When you get your learner’s permit, you have options for insurance, including becoming insured under a parent's policy or another person's policy. In some states, teenagers are automatically added to a parent’s policy. Other states require parents to amend the policy if they want their children added. Young drivers with a permit might also acquire temporary car insurance if they live independently, but this depends on the regulations in your state and insurance policies.
If you received your learner’s permit, insurance companies usually allow your parents or legal guardian to extend the policy’s coverage to you with no extra premium until you get your license. In some cases, you might be automatically added to a family policy when you get your permit. Your parents need to check with the insurance company to see how you can benefit from their policy.
When you become insured through a policy of a parent or guardian, your driving affects the policy. If you cause an accident or damage, the insurance premiums might go up, not to mention cause a bad mark on your driving record. Your parents need to look at their liability coverage to make sure they have proper coverage with the added risk. Meanwhile, you need to take on your new responsibility as a beginning driver, using your learner’s permit carefully on the road to improve your driving abilities and keep a clean record for your own insurance purposes.
Away from Home
You might live away from home when you get your learner’s permit. For example, you might be starting college when you receive a permit, as you wait to take the driver's test that awards you an official license. You can get insured through the policy of a spouse or roommate, but that depends on the policy and the state law. The insured person adds you to the policy, and a licensed driver must be in the car with you when you drive, according to the rules set up in the policy. You and the other person need to check with an agent or insurance company to see how you can be covered under the policy. In some cases, you are automatically added if you live in the same house.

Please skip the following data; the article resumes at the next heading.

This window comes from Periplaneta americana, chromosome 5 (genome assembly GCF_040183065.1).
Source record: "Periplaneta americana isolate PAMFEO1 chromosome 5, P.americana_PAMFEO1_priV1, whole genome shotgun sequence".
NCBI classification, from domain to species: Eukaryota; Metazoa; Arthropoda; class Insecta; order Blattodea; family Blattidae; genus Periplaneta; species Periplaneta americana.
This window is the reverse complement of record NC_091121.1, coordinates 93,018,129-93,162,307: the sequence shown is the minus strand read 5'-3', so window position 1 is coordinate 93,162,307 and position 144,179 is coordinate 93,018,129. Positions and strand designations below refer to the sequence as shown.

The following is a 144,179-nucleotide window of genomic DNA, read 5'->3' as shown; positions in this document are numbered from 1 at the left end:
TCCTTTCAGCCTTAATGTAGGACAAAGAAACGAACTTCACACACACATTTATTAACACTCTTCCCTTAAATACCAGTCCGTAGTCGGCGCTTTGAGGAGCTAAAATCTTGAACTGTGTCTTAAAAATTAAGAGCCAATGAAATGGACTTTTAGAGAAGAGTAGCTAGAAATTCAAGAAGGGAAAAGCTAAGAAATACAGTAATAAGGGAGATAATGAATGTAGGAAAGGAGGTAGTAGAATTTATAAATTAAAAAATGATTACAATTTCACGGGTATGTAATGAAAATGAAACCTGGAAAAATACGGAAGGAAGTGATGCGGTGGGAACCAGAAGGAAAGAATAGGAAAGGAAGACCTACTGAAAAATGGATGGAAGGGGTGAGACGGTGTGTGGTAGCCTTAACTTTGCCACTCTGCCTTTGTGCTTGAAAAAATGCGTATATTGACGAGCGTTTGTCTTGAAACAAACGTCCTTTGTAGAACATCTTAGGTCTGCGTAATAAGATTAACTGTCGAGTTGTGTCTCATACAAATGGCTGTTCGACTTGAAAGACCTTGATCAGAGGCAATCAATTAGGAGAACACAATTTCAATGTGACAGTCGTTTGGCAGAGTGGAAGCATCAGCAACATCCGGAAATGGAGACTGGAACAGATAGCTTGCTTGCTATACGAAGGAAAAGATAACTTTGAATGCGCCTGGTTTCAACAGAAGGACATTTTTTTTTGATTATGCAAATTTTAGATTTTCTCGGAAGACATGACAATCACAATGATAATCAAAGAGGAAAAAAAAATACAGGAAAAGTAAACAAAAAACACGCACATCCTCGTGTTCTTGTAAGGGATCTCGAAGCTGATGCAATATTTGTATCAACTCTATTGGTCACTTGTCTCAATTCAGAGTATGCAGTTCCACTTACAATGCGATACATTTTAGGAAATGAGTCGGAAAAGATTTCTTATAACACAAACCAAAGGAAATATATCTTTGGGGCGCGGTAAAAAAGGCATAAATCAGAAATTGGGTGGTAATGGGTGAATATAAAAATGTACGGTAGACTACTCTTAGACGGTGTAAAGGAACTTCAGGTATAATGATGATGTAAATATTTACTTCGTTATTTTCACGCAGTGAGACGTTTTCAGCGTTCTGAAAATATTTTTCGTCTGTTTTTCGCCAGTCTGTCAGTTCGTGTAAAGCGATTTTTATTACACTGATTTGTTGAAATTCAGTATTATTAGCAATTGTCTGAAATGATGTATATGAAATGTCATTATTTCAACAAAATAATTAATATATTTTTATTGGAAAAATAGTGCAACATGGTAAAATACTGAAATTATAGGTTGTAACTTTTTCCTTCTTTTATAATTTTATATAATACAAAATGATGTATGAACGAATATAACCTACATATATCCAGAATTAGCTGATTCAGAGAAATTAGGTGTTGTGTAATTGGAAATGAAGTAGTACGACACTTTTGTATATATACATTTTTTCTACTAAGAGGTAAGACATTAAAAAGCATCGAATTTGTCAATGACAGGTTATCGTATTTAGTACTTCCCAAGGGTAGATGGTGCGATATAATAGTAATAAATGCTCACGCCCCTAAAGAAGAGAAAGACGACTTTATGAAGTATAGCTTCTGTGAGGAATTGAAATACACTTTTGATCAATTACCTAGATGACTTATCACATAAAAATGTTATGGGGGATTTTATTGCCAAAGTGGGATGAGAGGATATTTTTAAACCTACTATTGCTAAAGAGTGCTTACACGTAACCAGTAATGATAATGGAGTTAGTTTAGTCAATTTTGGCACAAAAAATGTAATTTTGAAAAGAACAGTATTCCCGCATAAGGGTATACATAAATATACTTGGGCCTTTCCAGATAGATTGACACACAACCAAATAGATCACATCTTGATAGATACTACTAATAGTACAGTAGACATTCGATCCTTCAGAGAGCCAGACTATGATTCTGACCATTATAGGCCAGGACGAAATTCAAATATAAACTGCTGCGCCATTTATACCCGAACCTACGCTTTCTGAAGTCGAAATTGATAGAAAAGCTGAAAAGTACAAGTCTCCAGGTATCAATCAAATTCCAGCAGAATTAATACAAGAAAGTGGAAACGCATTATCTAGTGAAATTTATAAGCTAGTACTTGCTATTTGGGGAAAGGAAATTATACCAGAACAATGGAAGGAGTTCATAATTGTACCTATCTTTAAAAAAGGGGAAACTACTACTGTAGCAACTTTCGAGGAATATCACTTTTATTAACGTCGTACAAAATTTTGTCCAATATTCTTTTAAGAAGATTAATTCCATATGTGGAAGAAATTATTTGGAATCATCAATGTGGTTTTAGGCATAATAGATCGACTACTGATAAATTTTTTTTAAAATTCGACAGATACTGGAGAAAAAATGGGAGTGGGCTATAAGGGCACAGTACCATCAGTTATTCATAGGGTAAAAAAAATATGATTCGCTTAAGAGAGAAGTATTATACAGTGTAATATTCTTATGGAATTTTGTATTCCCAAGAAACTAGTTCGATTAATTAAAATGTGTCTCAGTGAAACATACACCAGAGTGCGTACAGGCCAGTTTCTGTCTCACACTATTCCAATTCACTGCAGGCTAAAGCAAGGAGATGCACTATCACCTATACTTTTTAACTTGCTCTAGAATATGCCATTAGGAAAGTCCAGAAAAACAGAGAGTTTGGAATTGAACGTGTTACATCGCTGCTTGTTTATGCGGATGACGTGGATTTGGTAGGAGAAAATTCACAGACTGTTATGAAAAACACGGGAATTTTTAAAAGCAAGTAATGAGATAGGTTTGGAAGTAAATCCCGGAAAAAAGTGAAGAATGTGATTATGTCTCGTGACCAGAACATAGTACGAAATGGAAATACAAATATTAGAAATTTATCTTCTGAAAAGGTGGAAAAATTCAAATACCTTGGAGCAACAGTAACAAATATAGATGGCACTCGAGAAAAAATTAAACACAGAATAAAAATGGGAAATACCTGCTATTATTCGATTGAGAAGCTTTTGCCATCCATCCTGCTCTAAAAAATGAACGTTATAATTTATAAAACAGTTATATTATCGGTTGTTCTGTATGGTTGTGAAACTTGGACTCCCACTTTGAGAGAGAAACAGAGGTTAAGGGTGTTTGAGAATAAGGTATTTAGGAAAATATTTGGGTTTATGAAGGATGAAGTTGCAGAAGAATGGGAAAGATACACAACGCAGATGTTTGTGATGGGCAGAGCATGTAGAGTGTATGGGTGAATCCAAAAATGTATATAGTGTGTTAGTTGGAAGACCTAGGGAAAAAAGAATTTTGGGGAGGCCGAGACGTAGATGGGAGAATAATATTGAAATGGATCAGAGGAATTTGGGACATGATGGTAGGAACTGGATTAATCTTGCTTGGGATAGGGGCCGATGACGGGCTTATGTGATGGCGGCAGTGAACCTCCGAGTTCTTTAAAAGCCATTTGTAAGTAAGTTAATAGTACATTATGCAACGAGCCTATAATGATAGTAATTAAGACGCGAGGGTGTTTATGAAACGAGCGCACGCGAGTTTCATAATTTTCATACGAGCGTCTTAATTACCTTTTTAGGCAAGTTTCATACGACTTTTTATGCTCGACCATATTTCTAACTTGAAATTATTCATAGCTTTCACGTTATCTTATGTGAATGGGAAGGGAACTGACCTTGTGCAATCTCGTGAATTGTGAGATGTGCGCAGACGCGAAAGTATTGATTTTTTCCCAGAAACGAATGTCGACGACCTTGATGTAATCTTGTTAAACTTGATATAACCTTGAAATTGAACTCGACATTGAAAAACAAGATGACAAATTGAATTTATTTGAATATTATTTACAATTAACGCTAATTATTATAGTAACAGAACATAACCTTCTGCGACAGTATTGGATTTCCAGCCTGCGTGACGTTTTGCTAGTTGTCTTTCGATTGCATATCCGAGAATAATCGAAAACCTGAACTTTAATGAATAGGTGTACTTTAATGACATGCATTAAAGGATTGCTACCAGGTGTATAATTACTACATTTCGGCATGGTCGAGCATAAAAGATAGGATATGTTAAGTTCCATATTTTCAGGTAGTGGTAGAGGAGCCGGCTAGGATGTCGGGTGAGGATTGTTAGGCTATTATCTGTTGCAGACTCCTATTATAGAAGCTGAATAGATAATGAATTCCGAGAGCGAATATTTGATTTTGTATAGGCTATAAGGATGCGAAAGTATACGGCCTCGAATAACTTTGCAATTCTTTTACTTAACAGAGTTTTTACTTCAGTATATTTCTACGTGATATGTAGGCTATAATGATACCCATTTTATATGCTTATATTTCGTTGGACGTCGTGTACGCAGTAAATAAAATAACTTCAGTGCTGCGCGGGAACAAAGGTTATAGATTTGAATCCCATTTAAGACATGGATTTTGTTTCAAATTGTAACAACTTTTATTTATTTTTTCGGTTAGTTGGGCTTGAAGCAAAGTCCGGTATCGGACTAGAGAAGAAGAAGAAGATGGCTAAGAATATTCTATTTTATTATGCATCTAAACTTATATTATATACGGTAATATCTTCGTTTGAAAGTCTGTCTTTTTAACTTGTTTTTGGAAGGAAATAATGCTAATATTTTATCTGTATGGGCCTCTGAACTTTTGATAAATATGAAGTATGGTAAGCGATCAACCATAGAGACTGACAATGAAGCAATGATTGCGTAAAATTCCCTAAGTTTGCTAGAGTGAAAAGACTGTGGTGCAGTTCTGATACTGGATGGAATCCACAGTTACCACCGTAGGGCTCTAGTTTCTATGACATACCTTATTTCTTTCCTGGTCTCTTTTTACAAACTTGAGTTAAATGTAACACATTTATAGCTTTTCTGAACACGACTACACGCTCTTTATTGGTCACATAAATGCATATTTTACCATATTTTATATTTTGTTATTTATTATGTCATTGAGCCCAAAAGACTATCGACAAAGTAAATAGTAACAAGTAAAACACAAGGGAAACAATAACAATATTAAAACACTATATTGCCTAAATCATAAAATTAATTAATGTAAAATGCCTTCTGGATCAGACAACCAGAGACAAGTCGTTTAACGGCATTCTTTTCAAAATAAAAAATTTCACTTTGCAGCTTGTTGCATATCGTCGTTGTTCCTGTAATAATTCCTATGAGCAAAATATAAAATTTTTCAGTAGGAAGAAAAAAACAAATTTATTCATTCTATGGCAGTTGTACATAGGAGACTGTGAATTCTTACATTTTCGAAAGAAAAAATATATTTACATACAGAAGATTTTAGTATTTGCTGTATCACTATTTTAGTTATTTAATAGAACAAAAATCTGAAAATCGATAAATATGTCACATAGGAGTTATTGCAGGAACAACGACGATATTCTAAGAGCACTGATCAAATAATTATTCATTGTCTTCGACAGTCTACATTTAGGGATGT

If you are on your own when you get your permit, you might qualify for temporary insurance, but it is difficult and expensive. You have to check with different insurance companies to find one that offers the service at the cost you can afford. Often, while living on your own, it’s usually only a matter of a few months or less before you get your license. It’s much easier to acquire a permit while living in the household of another policyholder, who can add you to his policy with an insurance rider to insure you temporarily. It also lowers your costs and relieves stress the earlier you receive a permit before heading out on your own.
- Esurance: Learners Permits & Car Insurance
- Insurance USA: Car Insurance and Learner's Permit
- DMV.org: How to Get Car Insurance Coverage with a Learners Permit
- Insurance Providers: Do You Need Car Insurance with a Learner’s Permit?
- National Institutes of Health. "Teen Crash Risk Highest During First Three Months After Getting Driver’s License." Accessed Sept. 21, 2020.
- Insurance Institute for Highway Safety. "Graduated Licensing Laws by State." Accessed Sept. 21, 2020.
- American Family Insurance. "Does Car Insurance Cover Other Drivers?" Accessed Sept. 21, 2020.
- State Farm. "Car Insurance for Teens and New Drivers." Accessed Sept. 21, 2020.
- Insurance Institute for Highway Safety. "Teenagers." Accessed Sept. 21, 2020.
Jerry Shaw writes for Spice Marketing and LinkBlaze Marketing. His articles have appeared in Gannett and American Media Inc. publications. He is the author of "The Complete Guide to Trust and Estate Management" from Atlantic Publishing.